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-   -   How to stay mentally focused (https://www.dgcoursereview.com/forums/showthread.php?t=96300)

Stardoggy 10-09-2013 03:29 PM

Quote:

Originally Posted by HeavyCritters (Post 2197969)
I've got a little A.D.D. as well, ESPECIALLY when putting. Going to try the baseball hat maneuver.

:thmbup:

I was bad when I was younger with the ADD stuff, but the baseball cap doesn't work for me. It's just another distraction. It's why I grab one single chain link.

FWIW, I can't shoot pool with my hat on either. Took me a long time to figure that one out. I'm about a .650 shooter in our league, compared to about a .500 shooter w/ a hat, as a frame of reference.

jenb 10-09-2013 11:48 PM

Good topic. It's difficult to stay "focused." I find it a lot easier to play catch with an imaginary friend in the fairway, or near the basket, especially a little right so it fades in. For putting, I like the putting phrase concept. Val J. says hers is "REACH." Mine is "COMMIT!"

chain_ape7 10-10-2013 12:30 PM

I like music for the mental "reset" after a shot - both good and bad shots. Like someone said earlier....after it's left my hand I have no control over it anymore. Process over result - it works in many ways in life. I've played my best rounds by having the earbuds tuned to really good music, intense focus on each shot but otherwise just looking at the sky or forest around me while everyone else shoots and walks. It kinda pisses some people off but it's my round to shoot.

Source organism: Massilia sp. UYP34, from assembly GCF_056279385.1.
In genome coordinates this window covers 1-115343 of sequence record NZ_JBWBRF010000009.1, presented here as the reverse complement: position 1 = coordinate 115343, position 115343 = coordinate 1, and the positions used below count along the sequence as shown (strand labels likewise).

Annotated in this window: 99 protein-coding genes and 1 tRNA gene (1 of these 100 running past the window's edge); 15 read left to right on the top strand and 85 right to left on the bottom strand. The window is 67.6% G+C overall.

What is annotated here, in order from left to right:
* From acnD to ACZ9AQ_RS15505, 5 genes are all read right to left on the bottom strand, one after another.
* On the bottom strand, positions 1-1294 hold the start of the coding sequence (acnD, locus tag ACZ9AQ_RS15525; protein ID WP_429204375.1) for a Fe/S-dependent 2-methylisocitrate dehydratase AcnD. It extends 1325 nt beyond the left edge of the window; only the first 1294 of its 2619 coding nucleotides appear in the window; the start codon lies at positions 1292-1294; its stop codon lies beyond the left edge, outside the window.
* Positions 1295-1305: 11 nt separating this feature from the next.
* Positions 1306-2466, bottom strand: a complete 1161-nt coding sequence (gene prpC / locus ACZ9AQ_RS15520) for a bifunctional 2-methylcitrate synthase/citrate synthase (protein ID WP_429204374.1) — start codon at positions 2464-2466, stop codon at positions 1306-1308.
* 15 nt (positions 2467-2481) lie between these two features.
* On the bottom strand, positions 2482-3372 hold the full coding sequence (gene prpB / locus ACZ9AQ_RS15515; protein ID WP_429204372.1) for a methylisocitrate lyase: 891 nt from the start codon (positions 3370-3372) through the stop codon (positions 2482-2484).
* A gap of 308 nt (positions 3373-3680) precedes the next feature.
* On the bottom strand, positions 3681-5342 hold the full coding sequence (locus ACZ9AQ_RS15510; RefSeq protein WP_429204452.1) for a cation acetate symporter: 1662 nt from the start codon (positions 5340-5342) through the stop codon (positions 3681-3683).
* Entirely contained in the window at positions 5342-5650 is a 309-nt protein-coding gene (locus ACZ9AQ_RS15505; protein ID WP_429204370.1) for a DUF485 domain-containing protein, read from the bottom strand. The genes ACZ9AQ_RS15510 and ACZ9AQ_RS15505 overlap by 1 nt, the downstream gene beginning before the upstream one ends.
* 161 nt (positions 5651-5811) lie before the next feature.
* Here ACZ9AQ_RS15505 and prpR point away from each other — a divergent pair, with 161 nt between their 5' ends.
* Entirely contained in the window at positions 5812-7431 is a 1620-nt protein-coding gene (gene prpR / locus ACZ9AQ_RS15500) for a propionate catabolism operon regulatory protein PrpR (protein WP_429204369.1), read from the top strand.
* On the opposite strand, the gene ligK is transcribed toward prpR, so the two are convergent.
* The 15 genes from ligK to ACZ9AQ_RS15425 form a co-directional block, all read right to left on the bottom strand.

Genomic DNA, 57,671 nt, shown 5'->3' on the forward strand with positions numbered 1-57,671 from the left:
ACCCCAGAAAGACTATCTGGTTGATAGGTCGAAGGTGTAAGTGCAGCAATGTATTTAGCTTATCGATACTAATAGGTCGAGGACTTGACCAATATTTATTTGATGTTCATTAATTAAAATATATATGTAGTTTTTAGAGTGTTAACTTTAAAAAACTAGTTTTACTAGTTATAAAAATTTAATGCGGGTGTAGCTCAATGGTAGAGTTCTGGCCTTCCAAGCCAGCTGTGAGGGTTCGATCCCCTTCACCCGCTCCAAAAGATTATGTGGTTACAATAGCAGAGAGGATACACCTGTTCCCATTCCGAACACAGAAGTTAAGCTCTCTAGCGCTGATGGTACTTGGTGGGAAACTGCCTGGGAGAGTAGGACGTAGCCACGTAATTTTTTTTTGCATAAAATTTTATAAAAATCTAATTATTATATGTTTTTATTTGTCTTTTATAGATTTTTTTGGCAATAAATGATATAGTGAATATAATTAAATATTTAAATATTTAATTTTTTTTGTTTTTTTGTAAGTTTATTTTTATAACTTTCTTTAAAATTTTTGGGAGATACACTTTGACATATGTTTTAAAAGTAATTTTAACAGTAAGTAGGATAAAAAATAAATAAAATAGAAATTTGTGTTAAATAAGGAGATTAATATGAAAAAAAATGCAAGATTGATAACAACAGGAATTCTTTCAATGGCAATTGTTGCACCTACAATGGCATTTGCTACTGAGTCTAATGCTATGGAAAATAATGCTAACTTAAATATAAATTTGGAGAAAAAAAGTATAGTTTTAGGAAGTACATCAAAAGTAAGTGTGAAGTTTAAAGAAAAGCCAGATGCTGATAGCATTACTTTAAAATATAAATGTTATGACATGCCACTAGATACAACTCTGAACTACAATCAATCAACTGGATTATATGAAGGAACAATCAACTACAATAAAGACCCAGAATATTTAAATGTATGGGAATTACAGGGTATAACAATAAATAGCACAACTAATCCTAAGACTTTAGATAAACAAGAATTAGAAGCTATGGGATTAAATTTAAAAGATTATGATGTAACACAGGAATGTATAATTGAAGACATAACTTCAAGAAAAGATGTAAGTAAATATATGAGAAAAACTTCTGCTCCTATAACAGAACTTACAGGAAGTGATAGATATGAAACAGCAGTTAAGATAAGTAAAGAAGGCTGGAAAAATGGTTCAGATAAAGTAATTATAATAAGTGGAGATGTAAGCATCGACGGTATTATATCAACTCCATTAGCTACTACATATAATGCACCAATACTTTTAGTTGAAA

Remember, you paid to be there, whether it's just gas money to the course, or traveling across the country for Worlds. Good shot or bad shot - forget it and focus on the next shot. Easier said than done....I know. Try some music, hey, it worked for Barry Schultz this year at Worlds!

youdidwell 10-10-2013 12:57 PM

Brain off, Muscle Memory on. Think about the next shot, not the last.

burdphil 10-10-2013 02:20 PM

Quote:

Originally Posted by jenb (Post 2198268)
Good topic. It's difficult to stay "focused." I find it a lot easier to play catch with an imaginary friend in the fairway, or near the basket, especially a little right so it fades in. For putting, I like the putting phrase concept. Val J. says hers is "REACH." Mine is "COMMIT!"

Mine is "Don't be a f***ing p***y this time."

Seriously.

GB Phil G 10-10-2013 02:40 PM

From a mental standpoint personally, I know when I've had great rounds. I don't get excited when I make good throws or putts. Maybe just a small adrenaline rush or a mental pat on the back. Thats it. Its a very unemotional state of mind. Its also boring and I would rather be lively on the course and have fun.

Toro71 10-10-2013 02:57 PM

"Golf is Not a Game of Perfect" by Bob Rotella. Short, easy read. It's an older book, you can probably find a copy on Amazon or something for a couple of bucks. He works with ball golfers, but none of his stuff involves technique. It's all about the mental game, and every bit of it translates to DG. This book helped me, as a guy with a low frustration tolerance threshold, to deal with the bad stretches in a round. It's mostly about accepting that you control your thought process and not the other way around, but you have to work at it just like your form. Most people don't have that mental discipline naturally, just like most people can't pick up a Tbird for the first time and launch it 300 ft.

Stevo 10-10-2013 05:10 PM

Quote:

Originally Posted by Toro71 (Post 2199053)
"Golf is Not a Game of Perfect" by Bob Rotella. Short, easy read. It's an older book, you can probably find a copy on Amazon or something for a couple of bucks. He works with ball golfers, but none of his stuff involves technique. It's all about the mental game, and every bit of it translates to DG. This book helped me, as a guy with a low frustration tolerance threshold, to deal with the bad stretches in a round. It's mostly about accepting that you control your thought process and not the other way around, but you have to work at it just like your form. Most people don't have that mental discipline naturally, just like most people can't pick up a Tbird for the first time and launch it 300 ft.

This book helped me tremendously with my confidence, especially the "aim small, miss small" ideology.


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